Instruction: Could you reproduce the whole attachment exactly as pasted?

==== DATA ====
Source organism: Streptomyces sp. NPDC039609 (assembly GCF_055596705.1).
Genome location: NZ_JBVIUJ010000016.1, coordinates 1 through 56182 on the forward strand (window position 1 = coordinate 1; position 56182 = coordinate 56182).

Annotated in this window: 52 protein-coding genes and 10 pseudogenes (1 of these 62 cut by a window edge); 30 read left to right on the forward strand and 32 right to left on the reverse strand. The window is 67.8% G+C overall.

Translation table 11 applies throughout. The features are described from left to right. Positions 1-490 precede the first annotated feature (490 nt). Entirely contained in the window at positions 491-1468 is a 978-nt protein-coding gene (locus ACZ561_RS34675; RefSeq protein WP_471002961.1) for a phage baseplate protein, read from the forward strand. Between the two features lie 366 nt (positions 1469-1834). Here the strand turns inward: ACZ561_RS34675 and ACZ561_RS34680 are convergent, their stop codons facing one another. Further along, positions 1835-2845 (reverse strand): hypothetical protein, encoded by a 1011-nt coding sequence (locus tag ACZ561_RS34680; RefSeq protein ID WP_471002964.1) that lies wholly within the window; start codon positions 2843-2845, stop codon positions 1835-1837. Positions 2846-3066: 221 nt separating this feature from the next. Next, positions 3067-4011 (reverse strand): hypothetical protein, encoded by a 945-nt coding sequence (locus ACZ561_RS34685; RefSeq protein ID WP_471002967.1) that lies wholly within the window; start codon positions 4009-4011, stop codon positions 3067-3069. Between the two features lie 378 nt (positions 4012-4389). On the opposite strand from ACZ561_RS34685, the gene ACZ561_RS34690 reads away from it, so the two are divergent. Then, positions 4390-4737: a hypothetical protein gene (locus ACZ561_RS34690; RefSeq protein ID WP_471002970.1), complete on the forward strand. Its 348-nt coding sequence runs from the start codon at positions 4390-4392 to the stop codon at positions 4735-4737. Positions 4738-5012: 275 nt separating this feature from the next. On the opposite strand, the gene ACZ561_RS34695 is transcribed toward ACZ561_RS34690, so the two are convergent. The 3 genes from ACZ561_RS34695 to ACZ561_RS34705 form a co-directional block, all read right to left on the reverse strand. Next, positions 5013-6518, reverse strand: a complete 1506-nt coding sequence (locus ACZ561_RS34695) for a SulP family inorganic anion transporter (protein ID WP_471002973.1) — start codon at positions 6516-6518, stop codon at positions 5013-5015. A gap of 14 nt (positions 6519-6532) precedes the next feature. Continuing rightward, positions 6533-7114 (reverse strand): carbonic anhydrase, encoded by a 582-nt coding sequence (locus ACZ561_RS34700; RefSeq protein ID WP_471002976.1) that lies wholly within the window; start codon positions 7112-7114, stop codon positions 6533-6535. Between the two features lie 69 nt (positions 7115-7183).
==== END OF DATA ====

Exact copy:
Source organism: Streptomyces sp. NPDC039609 (assembly GCF_055596705.1).
Genome location: NZ_JBVIUJ010000016.1, coordinates 1 through 56182 on the forward strand (window position 1 = coordinate 1; position 56182 = coordinate 56182).

Annotated in this window: 52 protein-coding genes and 10 pseudogenes (1 of these 62 cut by a window edge); 30 read left to right on the forward strand and 32 right to left on the reverse strand. The window is 67.8% G+C overall.

Translation table 11 applies throughout. The features are described from left to right. Positions 1-490 precede the first annotated feature (490 nt). Entirely contained in the window at positions 491-1468 is a 978-nt protein-coding gene (locus ACZ561_RS34675; RefSeq protein WP_471002961.1) for a phage baseplate protein, read from the forward strand. Between the two features lie 366 nt (positions 1469-1834). Here the strand turns inward: ACZ561_RS34675 and ACZ561_RS34680 are convergent, their stop codons facing one another. Further along, positions 1835-2845 (reverse strand): hypothetical protein, encoded by a 1011-nt coding sequence (locus tag ACZ561_RS34680; RefSeq protein ID WP_471002964.1) that lies wholly within the window; start codon positions 2843-2845, stop codon positions 1835-1837. Positions 2846-3066: 221 nt separating this feature from the next. Next, positions 3067-4011 (reverse strand): hypothetical protein, encoded by a 945-nt coding sequence (locus ACZ561_RS34685; RefSeq protein ID WP_471002967.1) that lies wholly within the window; start codon positions 4009-4011, stop codon positions 3067-3069. Between the two features lie 378 nt (positions 4012-4389). On the opposite strand from ACZ561_RS34685, the gene ACZ561_RS34690 reads away from it, so the two are divergent. Then, positions 4390-4737: a hypothetical protein gene (locus ACZ561_RS34690; RefSeq protein ID WP_471002970.1), complete on the forward strand. Its 348-nt coding sequence runs from the start codon at positions 4390-4392 to the stop codon at positions 4735-4737. Positions 4738-5012: 275 nt separating this feature from the next. On the opposite strand, the gene ACZ561_RS34695 is transcribed toward ACZ561_RS34690, so the two are convergent. The 3 genes from ACZ561_RS34695 to ACZ561_RS34705 form a co-directional block, all read right to left on the reverse strand. Next, positions 5013-6518, reverse strand: a complete 1506-nt coding sequence (locus ACZ561_RS34695) for a SulP family inorganic anion transporter (protein ID WP_471002973.1) — start codon at positions 6516-6518, stop codon at positions 5013-5015. A gap of 14 nt (positions 6519-6532) precedes the next feature. Continuing rightward, positions 6533-7114 (reverse strand): carbonic anhydrase, encoded by a 582-nt coding sequence (locus ACZ561_RS34700; RefSeq protein ID WP_471002976.1) that lies wholly within the window; start codon positions 7112-7114, stop codon positions 6533-6535. Between the two features lie 69 nt (positions 7115-7183).